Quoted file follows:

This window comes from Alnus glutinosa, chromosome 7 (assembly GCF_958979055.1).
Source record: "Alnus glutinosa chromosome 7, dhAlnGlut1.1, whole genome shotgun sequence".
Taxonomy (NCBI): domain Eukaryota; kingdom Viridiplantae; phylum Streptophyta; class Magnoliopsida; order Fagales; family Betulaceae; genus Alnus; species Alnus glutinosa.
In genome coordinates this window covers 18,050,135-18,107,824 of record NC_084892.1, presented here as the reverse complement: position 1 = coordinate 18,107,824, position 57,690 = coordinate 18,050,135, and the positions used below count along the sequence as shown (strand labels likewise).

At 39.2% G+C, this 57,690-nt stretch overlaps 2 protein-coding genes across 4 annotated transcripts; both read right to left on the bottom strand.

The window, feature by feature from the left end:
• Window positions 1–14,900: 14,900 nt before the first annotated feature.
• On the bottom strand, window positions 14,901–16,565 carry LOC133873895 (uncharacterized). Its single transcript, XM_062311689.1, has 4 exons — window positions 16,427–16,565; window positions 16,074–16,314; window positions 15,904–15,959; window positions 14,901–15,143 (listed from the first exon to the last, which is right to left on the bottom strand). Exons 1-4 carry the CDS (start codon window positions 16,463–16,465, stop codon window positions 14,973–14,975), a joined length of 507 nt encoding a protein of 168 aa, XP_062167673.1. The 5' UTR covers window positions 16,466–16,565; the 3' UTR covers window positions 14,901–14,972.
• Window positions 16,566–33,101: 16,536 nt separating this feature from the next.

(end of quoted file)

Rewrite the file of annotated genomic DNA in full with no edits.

This window comes from Alnus glutinosa, chromosome 7 (assembly GCF_958979055.1).
Source record: "Alnus glutinosa chromosome 7, dhAlnGlut1.1, whole genome shotgun sequence".
Taxonomy (NCBI): domain Eukaryota; kingdom Viridiplantae; phylum Streptophyta; class Magnoliopsida; order Fagales; family Betulaceae; genus Alnus; species Alnus glutinosa.
In genome coordinates this window covers 18,050,135-18,107,824 of record NC_084892.1, presented here as the reverse complement: position 1 = coordinate 18,107,824, position 57,690 = coordinate 18,050,135, and the positions used below count along the sequence as shown (strand labels likewise).

At 39.2% G+C, this 57,690-nt stretch overlaps 2 protein-coding genes across 4 annotated transcripts; both read right to left on the bottom strand.

The window, feature by feature from the left end:
• Window positions 1–14,900: 14,900 nt before the first annotated feature.
• On the bottom strand, window positions 14,901–16,565 carry LOC133873895 (uncharacterized). Its single transcript, XM_062311689.1, has 4 exons — window positions 16,427–16,565; window positions 16,074–16,314; window positions 15,904–15,959; window positions 14,901–15,143 (listed from the first exon to the last, which is right to left on the bottom strand). Exons 1-4 carry the CDS (start codon window positions 16,463–16,465, stop codon window positions 14,973–14,975), a joined length of 507 nt encoding a protein of 168 aa, XP_062167673.1. The 5' UTR covers window positions 16,466–16,565; the 3' UTR covers window positions 14,901–14,972.
• Window positions 16,566–33,101: 16,536 nt separating this feature from the next.